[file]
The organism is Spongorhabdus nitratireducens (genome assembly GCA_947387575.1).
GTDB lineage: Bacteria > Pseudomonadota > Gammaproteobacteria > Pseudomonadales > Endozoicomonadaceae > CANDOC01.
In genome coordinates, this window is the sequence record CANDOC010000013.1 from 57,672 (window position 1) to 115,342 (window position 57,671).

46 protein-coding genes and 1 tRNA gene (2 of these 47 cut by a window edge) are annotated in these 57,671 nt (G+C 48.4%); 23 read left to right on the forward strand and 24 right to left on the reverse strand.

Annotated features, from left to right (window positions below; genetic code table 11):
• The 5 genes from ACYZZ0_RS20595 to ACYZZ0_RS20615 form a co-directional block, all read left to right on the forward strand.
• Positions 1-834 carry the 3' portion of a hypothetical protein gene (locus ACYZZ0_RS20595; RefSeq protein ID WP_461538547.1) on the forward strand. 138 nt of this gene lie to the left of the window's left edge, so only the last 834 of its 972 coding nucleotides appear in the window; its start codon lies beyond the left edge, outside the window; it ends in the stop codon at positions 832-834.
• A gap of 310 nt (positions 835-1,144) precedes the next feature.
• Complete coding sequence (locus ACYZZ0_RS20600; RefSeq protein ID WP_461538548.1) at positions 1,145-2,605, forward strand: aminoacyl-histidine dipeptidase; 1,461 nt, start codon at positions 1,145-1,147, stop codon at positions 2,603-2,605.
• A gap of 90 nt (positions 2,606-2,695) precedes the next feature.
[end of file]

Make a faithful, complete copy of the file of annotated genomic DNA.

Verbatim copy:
The organism is Spongorhabdus nitratireducens (genome assembly GCA_947387575.1).
GTDB lineage: Bacteria > Pseudomonadota > Gammaproteobacteria > Pseudomonadales > Endozoicomonadaceae > CANDOC01.
In genome coordinates, this window is the sequence record CANDOC010000013.1 from 57,672 (window position 1) to 115,342 (window position 57,671).

46 protein-coding genes and 1 tRNA gene (2 of these 47 cut by a window edge) are annotated in these 57,671 nt (G+C 48.4%); 23 read left to right on the forward strand and 24 right to left on the reverse strand.

Annotated features, from left to right (window positions below; genetic code table 11):
• The 5 genes from ACYZZ0_RS20595 to ACYZZ0_RS20615 form a co-directional block, all read left to right on the forward strand.
• Positions 1-834 carry the 3' portion of a hypothetical protein gene (locus ACYZZ0_RS20595; RefSeq protein ID WP_461538547.1) on the forward strand. 138 nt of this gene lie to the left of the window's left edge, so only the last 834 of its 972 coding nucleotides appear in the window; its start codon lies beyond the left edge, outside the window; it ends in the stop codon at positions 832-834.
• A gap of 310 nt (positions 835-1,144) precedes the next feature.
• Complete coding sequence (locus ACYZZ0_RS20600; RefSeq protein ID WP_461538548.1) at positions 1,145-2,605, forward strand: aminoacyl-histidine dipeptidase; 1,461 nt, start codon at positions 1,145-1,147, stop codon at positions 2,603-2,605.
• A gap of 90 nt (positions 2,606-2,695) precedes the next feature.